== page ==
Bird-friendly & Beautiful

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Don Burke says you can discourage the bossy, unwanted feral birds and encourage lots of colourful and beautiful native birds with your garden design and choice of plants.

There are good birds and bad birds. Some birds are thugs, others mass murderers. The worst thugs are Indian mynahs. They chase most other birds away and can beat up even large birds like king parrots and white cockatoos. Mynahs are also amongst the smartest animals on Earth. They can learn to talk, fit in almost anywhere and eat almost anything. Some twit introduced them to Australia in 1883 to control insects in sugar cane plantations.

But native birds can be thugs too. Wattlebirds can be very aggressive and territorial. Noisy miners and their close relatives, the bellbirds, can chase almost every other bird species away. Charming as the bellbirds may sound, they create a bleak neighbourhood with few bird species and often sick gum trees.

And when grandpa feeds the kookas, is he aware that feeding kookaburras, currawongs, magpies or butcher birds is an environmental disaster? These carnivores prosper with hand-feeding and eat all the small bird species in the area. Blue wrens, silvereyes, finches – all of these charming creatures are devoured by the out-of-control populations of meat-eating birds.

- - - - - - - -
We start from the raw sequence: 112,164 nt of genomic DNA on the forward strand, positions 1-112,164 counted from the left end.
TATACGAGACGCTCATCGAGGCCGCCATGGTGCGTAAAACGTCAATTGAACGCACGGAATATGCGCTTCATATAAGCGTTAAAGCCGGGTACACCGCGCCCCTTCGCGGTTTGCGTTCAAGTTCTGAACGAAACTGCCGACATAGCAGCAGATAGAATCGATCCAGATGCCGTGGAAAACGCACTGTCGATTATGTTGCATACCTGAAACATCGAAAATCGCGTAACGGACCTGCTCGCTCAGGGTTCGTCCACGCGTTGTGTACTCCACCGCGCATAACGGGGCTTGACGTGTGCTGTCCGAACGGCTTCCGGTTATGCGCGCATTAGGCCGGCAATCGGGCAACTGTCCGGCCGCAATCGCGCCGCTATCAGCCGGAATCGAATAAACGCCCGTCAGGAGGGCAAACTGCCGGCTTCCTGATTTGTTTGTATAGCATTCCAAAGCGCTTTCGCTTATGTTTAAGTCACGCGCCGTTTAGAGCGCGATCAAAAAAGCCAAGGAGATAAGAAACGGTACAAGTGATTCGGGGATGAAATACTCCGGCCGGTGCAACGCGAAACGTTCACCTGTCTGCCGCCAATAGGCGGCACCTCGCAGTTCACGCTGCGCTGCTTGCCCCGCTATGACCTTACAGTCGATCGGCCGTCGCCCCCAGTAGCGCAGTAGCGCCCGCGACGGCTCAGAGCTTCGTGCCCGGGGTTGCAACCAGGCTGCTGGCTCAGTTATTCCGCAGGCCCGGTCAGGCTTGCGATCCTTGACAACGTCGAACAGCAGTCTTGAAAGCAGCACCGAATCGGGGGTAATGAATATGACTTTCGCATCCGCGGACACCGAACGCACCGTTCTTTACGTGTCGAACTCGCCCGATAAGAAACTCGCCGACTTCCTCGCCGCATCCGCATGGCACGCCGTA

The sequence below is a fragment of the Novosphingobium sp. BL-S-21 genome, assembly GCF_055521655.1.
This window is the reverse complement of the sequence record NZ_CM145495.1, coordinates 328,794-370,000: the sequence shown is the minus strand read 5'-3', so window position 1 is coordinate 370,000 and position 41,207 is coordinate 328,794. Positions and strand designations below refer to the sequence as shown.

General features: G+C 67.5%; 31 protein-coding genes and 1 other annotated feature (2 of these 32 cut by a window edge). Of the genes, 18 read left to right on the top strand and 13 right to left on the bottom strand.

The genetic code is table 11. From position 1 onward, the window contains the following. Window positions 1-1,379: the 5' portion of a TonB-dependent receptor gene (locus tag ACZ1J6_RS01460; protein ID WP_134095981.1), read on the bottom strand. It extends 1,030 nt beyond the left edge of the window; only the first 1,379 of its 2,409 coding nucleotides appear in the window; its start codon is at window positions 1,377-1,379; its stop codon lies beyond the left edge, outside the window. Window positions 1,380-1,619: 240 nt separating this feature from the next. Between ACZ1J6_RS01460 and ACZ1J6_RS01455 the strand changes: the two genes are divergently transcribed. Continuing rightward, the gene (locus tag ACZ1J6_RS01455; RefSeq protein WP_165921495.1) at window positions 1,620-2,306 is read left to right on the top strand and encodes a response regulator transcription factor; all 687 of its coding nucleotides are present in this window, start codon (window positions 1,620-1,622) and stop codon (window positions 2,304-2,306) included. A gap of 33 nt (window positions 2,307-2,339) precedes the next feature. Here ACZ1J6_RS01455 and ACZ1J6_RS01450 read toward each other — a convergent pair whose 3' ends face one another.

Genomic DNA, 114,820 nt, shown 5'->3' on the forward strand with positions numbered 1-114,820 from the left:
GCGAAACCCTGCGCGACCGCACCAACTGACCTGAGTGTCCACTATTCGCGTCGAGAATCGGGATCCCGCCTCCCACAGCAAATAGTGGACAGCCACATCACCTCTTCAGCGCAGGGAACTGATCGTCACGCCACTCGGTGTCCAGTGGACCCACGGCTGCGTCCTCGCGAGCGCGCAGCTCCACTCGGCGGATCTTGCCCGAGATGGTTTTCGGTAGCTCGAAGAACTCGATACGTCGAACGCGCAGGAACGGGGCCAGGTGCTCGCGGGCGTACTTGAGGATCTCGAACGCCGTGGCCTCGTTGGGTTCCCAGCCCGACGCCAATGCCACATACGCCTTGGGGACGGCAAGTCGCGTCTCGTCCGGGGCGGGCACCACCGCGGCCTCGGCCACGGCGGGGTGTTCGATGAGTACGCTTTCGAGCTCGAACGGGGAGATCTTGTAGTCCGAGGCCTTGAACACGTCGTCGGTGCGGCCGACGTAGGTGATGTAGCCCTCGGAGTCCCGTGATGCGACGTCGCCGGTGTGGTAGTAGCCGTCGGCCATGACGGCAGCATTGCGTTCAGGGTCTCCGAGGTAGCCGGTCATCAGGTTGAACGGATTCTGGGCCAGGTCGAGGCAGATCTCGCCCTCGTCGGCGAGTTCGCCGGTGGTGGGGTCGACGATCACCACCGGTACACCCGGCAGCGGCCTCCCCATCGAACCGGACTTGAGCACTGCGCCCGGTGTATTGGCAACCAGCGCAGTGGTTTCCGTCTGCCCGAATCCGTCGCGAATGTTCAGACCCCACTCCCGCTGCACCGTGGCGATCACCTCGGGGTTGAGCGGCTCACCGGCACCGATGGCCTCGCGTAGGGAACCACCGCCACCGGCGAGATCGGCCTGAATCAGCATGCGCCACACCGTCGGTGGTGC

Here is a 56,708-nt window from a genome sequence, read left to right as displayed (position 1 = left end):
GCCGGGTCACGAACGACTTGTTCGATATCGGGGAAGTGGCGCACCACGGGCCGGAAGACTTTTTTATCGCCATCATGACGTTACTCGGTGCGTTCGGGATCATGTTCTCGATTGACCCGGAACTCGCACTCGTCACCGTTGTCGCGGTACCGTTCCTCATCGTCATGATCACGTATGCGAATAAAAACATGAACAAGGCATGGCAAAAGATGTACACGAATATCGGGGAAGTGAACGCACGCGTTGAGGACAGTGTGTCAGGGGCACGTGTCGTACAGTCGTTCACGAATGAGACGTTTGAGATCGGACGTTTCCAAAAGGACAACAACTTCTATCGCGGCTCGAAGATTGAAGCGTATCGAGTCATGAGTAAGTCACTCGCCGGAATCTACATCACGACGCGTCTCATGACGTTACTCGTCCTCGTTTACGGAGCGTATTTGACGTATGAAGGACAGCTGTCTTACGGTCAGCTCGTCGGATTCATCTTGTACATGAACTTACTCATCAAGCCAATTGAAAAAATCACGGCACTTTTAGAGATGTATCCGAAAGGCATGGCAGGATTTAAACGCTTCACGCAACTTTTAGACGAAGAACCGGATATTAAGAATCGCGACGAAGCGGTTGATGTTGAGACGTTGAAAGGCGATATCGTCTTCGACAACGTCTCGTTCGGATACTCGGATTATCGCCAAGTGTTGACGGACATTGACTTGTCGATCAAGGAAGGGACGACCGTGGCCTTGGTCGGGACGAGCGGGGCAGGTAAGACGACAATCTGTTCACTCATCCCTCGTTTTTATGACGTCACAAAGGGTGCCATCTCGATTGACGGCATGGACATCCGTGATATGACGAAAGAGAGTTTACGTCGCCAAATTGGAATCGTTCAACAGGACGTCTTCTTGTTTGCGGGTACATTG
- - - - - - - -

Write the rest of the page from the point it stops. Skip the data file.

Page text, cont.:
All a bit depressing isn’t it? Well not really. What has emerged in recent years is that we ordinary punters can easily steer the local bird populations. We can balance the bird species and ensure that native species develop a lasting foothold in suburbia and on farms.

Better design

How? Well it is clear now that our choice of garden design, plant selection and which birds we feed has a dramatic effect on the bird species in an area. Indian mynahs, noisy miners, sparrows, turtledoves, feral pigeons and starlings (all introduced pests except the noisy miner) love open, grassy or paved areas dotted with trees. They hate densely planted shrubberies – they want wide open spaces. So, at home, less lawn means fewer pests.

Bird balancing

So, how do you get a practical and pretty garden that is bird-balanced? First of all, minimise paving. Paving is wildlife-unfriendly. And divide the garden into outdoor rooms. This creates usable areas to entertain in, play sport in, grow vegies in, etc. Divide the areas with swirls or beds of shrubs.

You will notice on my bird-friendly garden design on page 38 that there are no large, open areas. The lawn is created in swirls, not big circles or squares. There is still room for kids to play cricket, footy, basketball or to ride bikes. You still have a swimming pool onto which opens a glorious pavilion for outdoor cooking, entertaining or even as a rainy day play area for the kids. You still have a shed, a cubby house or an aviary. You have room for a vegie garden.

Best plants